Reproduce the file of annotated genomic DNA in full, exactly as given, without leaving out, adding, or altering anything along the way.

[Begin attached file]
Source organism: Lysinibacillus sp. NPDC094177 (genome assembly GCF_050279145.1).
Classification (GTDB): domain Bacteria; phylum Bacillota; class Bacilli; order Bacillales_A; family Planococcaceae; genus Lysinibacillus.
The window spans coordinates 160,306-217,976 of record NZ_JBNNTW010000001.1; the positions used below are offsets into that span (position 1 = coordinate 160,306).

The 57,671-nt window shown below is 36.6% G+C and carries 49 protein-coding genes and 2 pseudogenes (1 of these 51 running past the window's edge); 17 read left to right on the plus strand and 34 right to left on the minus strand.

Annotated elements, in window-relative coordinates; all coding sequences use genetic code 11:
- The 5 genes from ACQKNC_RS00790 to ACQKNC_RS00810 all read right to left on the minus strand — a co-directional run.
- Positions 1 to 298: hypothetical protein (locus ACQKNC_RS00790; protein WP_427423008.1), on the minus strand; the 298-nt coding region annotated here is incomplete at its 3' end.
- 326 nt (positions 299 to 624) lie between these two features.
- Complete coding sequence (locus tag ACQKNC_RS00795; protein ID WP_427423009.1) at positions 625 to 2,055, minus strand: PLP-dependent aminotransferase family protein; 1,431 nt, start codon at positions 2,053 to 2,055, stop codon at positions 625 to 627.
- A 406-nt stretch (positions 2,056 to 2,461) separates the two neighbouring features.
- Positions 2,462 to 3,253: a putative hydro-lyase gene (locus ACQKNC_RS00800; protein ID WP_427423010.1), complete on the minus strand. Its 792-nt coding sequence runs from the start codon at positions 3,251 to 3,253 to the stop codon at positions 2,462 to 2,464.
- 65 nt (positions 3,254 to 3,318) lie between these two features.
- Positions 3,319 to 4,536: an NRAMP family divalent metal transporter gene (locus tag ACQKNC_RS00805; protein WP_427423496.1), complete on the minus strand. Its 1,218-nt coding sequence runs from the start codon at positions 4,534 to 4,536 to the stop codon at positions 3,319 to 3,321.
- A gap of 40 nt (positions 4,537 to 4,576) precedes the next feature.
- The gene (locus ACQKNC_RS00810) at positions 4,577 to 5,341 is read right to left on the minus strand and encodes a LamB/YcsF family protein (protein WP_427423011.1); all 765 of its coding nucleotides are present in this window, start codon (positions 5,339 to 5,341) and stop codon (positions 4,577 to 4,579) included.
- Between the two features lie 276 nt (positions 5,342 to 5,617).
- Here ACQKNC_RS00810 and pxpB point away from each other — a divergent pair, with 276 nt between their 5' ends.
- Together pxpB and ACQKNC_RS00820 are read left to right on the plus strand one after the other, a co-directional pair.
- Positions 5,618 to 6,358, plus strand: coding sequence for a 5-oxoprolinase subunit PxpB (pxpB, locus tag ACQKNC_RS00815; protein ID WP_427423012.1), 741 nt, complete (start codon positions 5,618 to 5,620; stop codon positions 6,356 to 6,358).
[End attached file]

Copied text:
Source organism: Lysinibacillus sp. NPDC094177 (genome assembly GCF_050279145.1).
Classification (GTDB): domain Bacteria; phylum Bacillota; class Bacilli; order Bacillales_A; family Planococcaceae; genus Lysinibacillus.
The window spans coordinates 160,306-217,976 of record NZ_JBNNTW010000001.1; the positions used below are offsets into that span (position 1 = coordinate 160,306).

The 57,671-nt window shown below is 36.6% G+C and carries 49 protein-coding genes and 2 pseudogenes (1 of these 51 running past the window's edge); 17 read left to right on the plus strand and 34 right to left on the minus strand.

Annotated elements, in window-relative coordinates; all coding sequences use genetic code 11:
- The 5 genes from ACQKNC_RS00790 to ACQKNC_RS00810 all read right to left on the minus strand — a co-directional run.
- Positions 1 to 298: hypothetical protein (locus ACQKNC_RS00790; protein WP_427423008.1), on the minus strand; the 298-nt coding region annotated here is incomplete at its 3' end.
- 326 nt (positions 299 to 624) lie between these two features.
- Complete coding sequence (locus tag ACQKNC_RS00795; protein ID WP_427423009.1) at positions 625 to 2,055, minus strand: PLP-dependent aminotransferase family protein; 1,431 nt, start codon at positions 2,053 to 2,055, stop codon at positions 625 to 627.
- A 406-nt stretch (positions 2,056 to 2,461) separates the two neighbouring features.
- Positions 2,462 to 3,253: a putative hydro-lyase gene (locus ACQKNC_RS00800; protein ID WP_427423010.1), complete on the minus strand. Its 792-nt coding sequence runs from the start codon at positions 3,251 to 3,253 to the stop codon at positions 2,462 to 2,464.
- 65 nt (positions 3,254 to 3,318) lie between these two features.
- Positions 3,319 to 4,536: an NRAMP family divalent metal transporter gene (locus tag ACQKNC_RS00805; protein WP_427423496.1), complete on the minus strand. Its 1,218-nt coding sequence runs from the start codon at positions 4,534 to 4,536 to the stop codon at positions 3,319 to 3,321.
- A gap of 40 nt (positions 4,537 to 4,576) precedes the next feature.
- The gene (locus ACQKNC_RS00810) at positions 4,577 to 5,341 is read right to left on the minus strand and encodes a LamB/YcsF family protein (protein WP_427423011.1); all 765 of its coding nucleotides are present in this window, start codon (positions 5,339 to 5,341) and stop codon (positions 4,577 to 4,579) included.
- Between the two features lie 276 nt (positions 5,342 to 5,617).
- Here ACQKNC_RS00810 and pxpB point away from each other — a divergent pair, with 276 nt between their 5' ends.
- Together pxpB and ACQKNC_RS00820 are read left to right on the plus strand one after the other, a co-directional pair.
- Positions 5,618 to 6,358, plus strand: coding sequence for a 5-oxoprolinase subunit PxpB (pxpB, locus tag ACQKNC_RS00815; protein ID WP_427423012.1), 741 nt, complete (start codon positions 5,618 to 5,620; stop codon positions 6,356 to 6,358).